Help with Applications folder

Discussion in 'macOS' started by mdude85, Sep 12, 2010.

  1. mdude85 macrumors member

    Joined:
    Jun 26, 2010
    #1
    I recently moved to Mac after a long time with Windows so the application and file structure is taking some time to get used to.

    I installed Adobe Photoshop into my Applications folder. It created an "Adobe Photoshop" folder containing a shortcut to Photoshop plus a bunch of other folders for plugins, presets, scripts, etc.

    I don't want to go into the folder each time I want to open Photoshop, so I tried to move the program from that folder into the main Applications folder, but that did not work (the package would not open).

    So my question is ... on Windows, I could just create a shortcut to Photoshop and place it in any folder I liked. Is there some way to do that on a Mac? I just want to create a target to Photoshop in my main Applications folder and then hide all the associated folders and files instead of having to access the folder itself from the Applications folder. But I still want those folders accessible from a Finder window.

    Help!
     
  2. r.j.s Moderator emeritus

    r.j.s

    Joined:
    Mar 7, 2007
    Location:
    Texas
    #2
    Just drag Photoshop to the dock at the bottom of the screen.

    Alternatively, you can create an alias from the Applications folder to Photoshop.
     
  3. GGJstudios macrumors Westmere

    GGJstudios

    Joined:
    May 16, 2008
    #3
    Right-click on the .app file and select "Make Alias" (same as shortcut).
     
  4. spinnerlys Guest

    spinnerlys

    Joined:
    Sep 7, 2008
    Location:
    forlod bygningen
    #4
    You can also use Spotlight* (CMD + SPACE) to open applications or other files and folders.

    And there is this nifty little application called Alfred, which is a quick application starter too.

    And there is QuickSilver.

    And there are many others, it seems there is no real need to have shortcuts of applications, unless one is not comfortable with the keyboard (of which I found many people, who take the longer route per mouse, even though a keyboard shortcut would have saved them up to five seconds).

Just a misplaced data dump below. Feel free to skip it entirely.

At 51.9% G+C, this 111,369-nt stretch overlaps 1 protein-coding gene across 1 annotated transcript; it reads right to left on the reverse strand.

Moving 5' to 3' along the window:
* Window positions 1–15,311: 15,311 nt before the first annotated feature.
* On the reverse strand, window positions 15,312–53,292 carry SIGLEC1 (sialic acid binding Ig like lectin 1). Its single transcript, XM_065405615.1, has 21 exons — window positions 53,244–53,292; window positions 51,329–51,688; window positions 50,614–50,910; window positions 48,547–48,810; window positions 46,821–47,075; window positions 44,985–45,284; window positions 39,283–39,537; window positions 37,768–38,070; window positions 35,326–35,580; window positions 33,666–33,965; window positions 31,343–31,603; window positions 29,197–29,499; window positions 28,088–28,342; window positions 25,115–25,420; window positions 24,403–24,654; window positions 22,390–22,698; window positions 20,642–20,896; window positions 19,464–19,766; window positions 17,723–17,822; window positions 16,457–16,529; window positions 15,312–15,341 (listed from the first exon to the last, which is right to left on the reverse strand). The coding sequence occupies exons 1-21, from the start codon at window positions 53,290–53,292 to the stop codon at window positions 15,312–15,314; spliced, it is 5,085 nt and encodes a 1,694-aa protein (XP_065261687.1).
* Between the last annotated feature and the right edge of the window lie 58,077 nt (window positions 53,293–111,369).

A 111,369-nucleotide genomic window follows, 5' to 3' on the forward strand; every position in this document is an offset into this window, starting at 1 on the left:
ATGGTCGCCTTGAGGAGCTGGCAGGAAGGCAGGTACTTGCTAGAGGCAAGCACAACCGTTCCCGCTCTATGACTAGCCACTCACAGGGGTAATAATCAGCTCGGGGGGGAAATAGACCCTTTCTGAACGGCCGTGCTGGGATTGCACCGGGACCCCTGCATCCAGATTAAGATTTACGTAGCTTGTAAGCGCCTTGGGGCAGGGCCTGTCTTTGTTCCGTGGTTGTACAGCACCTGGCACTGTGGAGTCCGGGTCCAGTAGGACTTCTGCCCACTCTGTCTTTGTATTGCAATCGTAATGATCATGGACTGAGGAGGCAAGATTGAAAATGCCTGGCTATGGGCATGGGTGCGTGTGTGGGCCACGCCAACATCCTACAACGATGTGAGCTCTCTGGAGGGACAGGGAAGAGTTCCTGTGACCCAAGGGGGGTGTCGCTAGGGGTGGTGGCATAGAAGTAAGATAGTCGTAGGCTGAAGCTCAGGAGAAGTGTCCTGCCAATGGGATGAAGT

Mac OS X Basics, Malware, Software and other useful links


    *
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  5. mdude85 thread starter macrumors member

    Joined:
    Jun 26, 2010
    #5
    Thanks ... it seems like if I open up the contents of a package and create an alias for the executable app, then copy the alias to another folder (such as the main applications folder), clicking on the icon opens up a terminal prompt along with the app itself. And the icon shows a generic executable screen instead of the icon for the app itself. Anyone know why this is happening ?
     
  6. r.j.s Moderator emeritus

    r.j.s

    Joined:
    Mar 7, 2007
    Location:
    Texas
    #6
    Don't open the package.
     
  7. mdude85 thread starter macrumors member

    Joined:
    Jun 26, 2010
    #7
    thank you for those great resources... I will do some reading. :)
     
  8. spinnerlys Guest

    spinnerlys

    Joined:
    Sep 7, 2008
    Location:
    forlod bygningen
    #8
    Why do you do that? There is no need to open the package (Show Package Contents) to either open an application or having it linked to an Alias.
    The package is the application itself, thus you can double click or link to it via an Alias and it should work.

    Mac OS X Basics, Malware, Software and other useful links
     
  9. mdude85 thread starter macrumors member

    Joined:
    Jun 26, 2010
    #9
    I tried it because I was prohibited from creating an alias just by right-clicking on the package icon itself, so I tried creating an alias from the executable within the package.
     
  10. spinnerlys Guest

    spinnerlys

    Joined:
    Sep 7, 2008
    Location:
    forlod bygningen
    #10
    To create an Alias, select the application/file/folder and press CMD+L at the same time. Sometimes applications don't allow aliases though, I have not found out why yet.
     
  11. Hal Itosis macrumors 6502a

    Hal Itosis

    Joined:
    Feb 20, 2010
    #11
    Typically because we may not have write-privileges for the current folder.

    Anyway, just use command-option/drag to simultaneously create the alias and put it where you want. Much easier.
     

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